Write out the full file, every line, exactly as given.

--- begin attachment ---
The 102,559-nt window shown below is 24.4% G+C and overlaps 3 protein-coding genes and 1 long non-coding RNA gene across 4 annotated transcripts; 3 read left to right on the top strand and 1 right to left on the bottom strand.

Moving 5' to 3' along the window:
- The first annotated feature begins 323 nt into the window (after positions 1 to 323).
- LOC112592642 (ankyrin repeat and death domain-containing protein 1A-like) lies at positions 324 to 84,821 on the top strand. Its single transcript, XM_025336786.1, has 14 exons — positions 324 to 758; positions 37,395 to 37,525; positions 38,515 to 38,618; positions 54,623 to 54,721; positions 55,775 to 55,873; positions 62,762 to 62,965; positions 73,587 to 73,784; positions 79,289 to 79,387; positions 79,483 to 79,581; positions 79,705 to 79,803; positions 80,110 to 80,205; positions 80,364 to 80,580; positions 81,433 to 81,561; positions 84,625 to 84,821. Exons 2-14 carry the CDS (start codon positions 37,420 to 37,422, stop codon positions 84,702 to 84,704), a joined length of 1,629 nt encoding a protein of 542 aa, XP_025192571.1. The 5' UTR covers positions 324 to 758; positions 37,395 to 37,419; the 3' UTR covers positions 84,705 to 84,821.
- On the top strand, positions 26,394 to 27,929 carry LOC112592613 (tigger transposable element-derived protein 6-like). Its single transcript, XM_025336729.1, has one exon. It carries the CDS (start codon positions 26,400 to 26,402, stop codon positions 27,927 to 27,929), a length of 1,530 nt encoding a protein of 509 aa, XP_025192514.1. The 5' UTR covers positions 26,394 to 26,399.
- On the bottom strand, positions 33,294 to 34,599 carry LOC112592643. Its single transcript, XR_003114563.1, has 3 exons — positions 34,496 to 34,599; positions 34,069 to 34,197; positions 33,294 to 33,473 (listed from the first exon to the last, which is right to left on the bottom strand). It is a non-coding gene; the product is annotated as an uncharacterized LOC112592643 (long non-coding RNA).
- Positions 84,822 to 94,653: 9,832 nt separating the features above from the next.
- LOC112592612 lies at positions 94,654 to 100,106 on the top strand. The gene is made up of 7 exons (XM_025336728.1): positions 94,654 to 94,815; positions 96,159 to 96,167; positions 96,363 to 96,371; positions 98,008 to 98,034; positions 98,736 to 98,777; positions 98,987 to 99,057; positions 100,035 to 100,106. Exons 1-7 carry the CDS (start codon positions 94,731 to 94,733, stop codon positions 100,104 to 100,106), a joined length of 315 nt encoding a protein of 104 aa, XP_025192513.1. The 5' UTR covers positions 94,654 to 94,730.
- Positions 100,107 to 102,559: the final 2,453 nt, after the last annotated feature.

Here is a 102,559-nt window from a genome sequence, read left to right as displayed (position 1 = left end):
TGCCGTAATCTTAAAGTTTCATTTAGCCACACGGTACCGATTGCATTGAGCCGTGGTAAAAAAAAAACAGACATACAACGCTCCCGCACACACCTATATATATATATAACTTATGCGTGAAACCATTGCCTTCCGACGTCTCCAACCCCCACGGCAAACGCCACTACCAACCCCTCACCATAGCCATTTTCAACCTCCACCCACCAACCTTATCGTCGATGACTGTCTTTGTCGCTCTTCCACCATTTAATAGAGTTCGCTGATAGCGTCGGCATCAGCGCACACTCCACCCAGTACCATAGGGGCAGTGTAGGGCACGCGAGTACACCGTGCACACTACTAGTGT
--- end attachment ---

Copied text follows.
The 102,559-nt window shown below is 24.4% G+C and overlaps 3 protein-coding genes and 1 long non-coding RNA gene across 4 annotated transcripts; 3 read left to right on the top strand and 1 right to left on the bottom strand.

Moving 5' to 3' along the window:
- The first annotated feature begins 323 nt into the window (after positions 1 to 323).
- LOC112592642 (ankyrin repeat and death domain-containing protein 1A-like) lies at positions 324 to 84,821 on the top strand. Its single transcript, XM_025336786.1, has 14 exons — positions 324 to 758; positions 37,395 to 37,525; positions 38,515 to 38,618; positions 54,623 to 54,721; positions 55,775 to 55,873; positions 62,762 to 62,965; positions 73,587 to 73,784; positions 79,289 to 79,387; positions 79,483 to 79,581; positions 79,705 to 79,803; positions 80,110 to 80,205; positions 80,364 to 80,580; positions 81,433 to 81,561; positions 84,625 to 84,821. Exons 2-14 carry the CDS (start codon positions 37,420 to 37,422, stop codon positions 84,702 to 84,704), a joined length of 1,629 nt encoding a protein of 542 aa, XP_025192571.1. The 5' UTR covers positions 324 to 758; positions 37,395 to 37,419; the 3' UTR covers positions 84,705 to 84,821.
- On the top strand, positions 26,394 to 27,929 carry LOC112592613 (tigger transposable element-derived protein 6-like). Its single transcript, XM_025336729.1, has one exon. It carries the CDS (start codon positions 26,400 to 26,402, stop codon positions 27,927 to 27,929), a length of 1,530 nt encoding a protein of 509 aa, XP_025192514.1. The 5' UTR covers positions 26,394 to 26,399.
- On the bottom strand, positions 33,294 to 34,599 carry LOC112592643. Its single transcript, XR_003114563.1, has 3 exons — positions 34,496 to 34,599; positions 34,069 to 34,197; positions 33,294 to 33,473 (listed from the first exon to the last, which is right to left on the bottom strand). It is a non-coding gene; the product is annotated as an uncharacterized LOC112592643 (long non-coding RNA).
- Positions 84,822 to 94,653: 9,832 nt separating the features above from the next.
- LOC112592612 lies at positions 94,654 to 100,106 on the top strand. The gene is made up of 7 exons (XM_025336728.1): positions 94,654 to 94,815; positions 96,159 to 96,167; positions 96,363 to 96,371; positions 98,008 to 98,034; positions 98,736 to 98,777; positions 98,987 to 99,057; positions 100,035 to 100,106. Exons 1-7 carry the CDS (start codon positions 94,731 to 94,733, stop codon positions 100,104 to 100,106), a joined length of 315 nt encoding a protein of 104 aa, XP_025192513.1. The 5' UTR covers positions 94,654 to 94,730.
- Positions 100,107 to 102,559: the final 2,453 nt, after the last annotated feature.

Here is a 102,559-nt window from a genome sequence, read left to right as displayed (position 1 = left end):
TGCCGTAATCTTAAAGTTTCATTTAGCCACACGGTACCGATTGCATTGAGCCGTGGTAAAAAAAAAACAGACATACAACGCTCCCGCACACACCTATATATATATATAACTTATGCGTGAAACCATTGCCTTCCGACGTCTCCAACCCCCACGGCAAACGCCACTACCAACCCCTCACCATAGCCATTTTCAACCTCCACCCACCAACCTTATCGTCGATGACTGTCTTTGTCGCTCTTCCACCATTTAATAGAGTTCGCTGATAGCGTCGGCATCAGCGCACACTCCACCCAGTACCATAGGGGCAGTGTAGGGCACGCGAGTACACCGTGCACACTACTAGTGT